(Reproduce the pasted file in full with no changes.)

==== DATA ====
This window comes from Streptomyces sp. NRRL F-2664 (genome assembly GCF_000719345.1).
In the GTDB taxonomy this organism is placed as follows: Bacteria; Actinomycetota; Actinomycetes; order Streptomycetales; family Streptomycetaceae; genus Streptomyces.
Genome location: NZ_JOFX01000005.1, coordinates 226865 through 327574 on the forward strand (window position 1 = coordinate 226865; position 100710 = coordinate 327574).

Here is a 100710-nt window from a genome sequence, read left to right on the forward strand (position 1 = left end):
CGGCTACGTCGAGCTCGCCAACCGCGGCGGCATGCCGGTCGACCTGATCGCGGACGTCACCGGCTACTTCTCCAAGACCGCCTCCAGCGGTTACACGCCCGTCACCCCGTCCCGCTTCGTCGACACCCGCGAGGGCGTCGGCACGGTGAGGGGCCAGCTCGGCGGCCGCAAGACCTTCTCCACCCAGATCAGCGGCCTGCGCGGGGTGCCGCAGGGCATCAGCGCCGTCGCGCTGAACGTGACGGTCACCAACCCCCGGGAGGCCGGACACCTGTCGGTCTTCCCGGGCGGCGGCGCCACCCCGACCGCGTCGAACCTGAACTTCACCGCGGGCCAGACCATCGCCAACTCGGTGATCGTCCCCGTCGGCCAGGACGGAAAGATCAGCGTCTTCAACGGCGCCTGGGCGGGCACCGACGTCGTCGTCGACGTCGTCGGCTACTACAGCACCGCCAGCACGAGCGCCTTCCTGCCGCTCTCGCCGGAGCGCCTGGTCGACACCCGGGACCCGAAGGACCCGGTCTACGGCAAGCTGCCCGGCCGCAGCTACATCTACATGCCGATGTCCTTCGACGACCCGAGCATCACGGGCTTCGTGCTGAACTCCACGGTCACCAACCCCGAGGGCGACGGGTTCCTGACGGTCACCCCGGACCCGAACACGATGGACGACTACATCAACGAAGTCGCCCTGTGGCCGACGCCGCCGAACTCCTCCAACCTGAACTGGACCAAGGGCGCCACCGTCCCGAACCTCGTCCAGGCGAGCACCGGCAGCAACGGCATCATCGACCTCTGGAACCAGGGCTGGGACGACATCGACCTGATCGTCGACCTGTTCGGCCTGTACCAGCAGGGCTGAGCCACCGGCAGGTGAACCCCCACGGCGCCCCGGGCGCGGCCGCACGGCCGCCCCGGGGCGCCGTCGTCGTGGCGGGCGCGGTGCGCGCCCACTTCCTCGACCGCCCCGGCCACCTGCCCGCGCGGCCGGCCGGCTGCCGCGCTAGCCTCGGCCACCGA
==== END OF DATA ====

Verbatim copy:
This window comes from Streptomyces sp. NRRL F-2664 (genome assembly GCF_000719345.1).
In the GTDB taxonomy this organism is placed as follows: Bacteria; Actinomycetota; Actinomycetes; order Streptomycetales; family Streptomycetaceae; genus Streptomyces.
Genome location: NZ_JOFX01000005.1, coordinates 226865 through 327574 on the forward strand (window position 1 = coordinate 226865; position 100710 = coordinate 327574).

Here is a 100710-nt window from a genome sequence, read left to right on the forward strand (position 1 = left end):
CGGCTACGTCGAGCTCGCCAACCGCGGCGGCATGCCGGTCGACCTGATCGCGGACGTCACCGGCTACTTCTCCAAGACCGCCTCCAGCGGTTACACGCCCGTCACCCCGTCCCGCTTCGTCGACACCCGCGAGGGCGTCGGCACGGTGAGGGGCCAGCTCGGCGGCCGCAAGACCTTCTCCACCCAGATCAGCGGCCTGCGCGGGGTGCCGCAGGGCATCAGCGCCGTCGCGCTGAACGTGACGGTCACCAACCCCCGGGAGGCCGGACACCTGTCGGTCTTCCCGGGCGGCGGCGCCACCCCGACCGCGTCGAACCTGAACTTCACCGCGGGCCAGACCATCGCCAACTCGGTGATCGTCCCCGTCGGCCAGGACGGAAAGATCAGCGTCTTCAACGGCGCCTGGGCGGGCACCGACGTCGTCGTCGACGTCGTCGGCTACTACAGCACCGCCAGCACGAGCGCCTTCCTGCCGCTCTCGCCGGAGCGCCTGGTCGACACCCGGGACCCGAAGGACCCGGTCTACGGCAAGCTGCCCGGCCGCAGCTACATCTACATGCCGATGTCCTTCGACGACCCGAGCATCACGGGCTTCGTGCTGAACTCCACGGTCACCAACCCCGAGGGCGACGGGTTCCTGACGGTCACCCCGGACCCGAACACGATGGACGACTACATCAACGAAGTCGCCCTGTGGCCGACGCCGCCGAACTCCTCCAACCTGAACTGGACCAAGGGCGCCACCGTCCCGAACCTCGTCCAGGCGAGCACCGGCAGCAACGGCATCATCGACCTCTGGAACCAGGGCTGGGACGACATCGACCTGATCGTCGACCTGTTCGGCCTGTACCAGCAGGGCTGAGCCACCGGCAGGTGAACCCCCACGGCGCCCCGGGCGCGGCCGCACGGCCGCCCCGGGGCGCCGTCGTCGTGGCGGGCGCGGTGCGCGCCCACTTCCTCGACCGCCCCGGCCACCTGCCCGCGCGGCCGGCCGGCTGCCGCGCTAGCCTCGGCCACCGA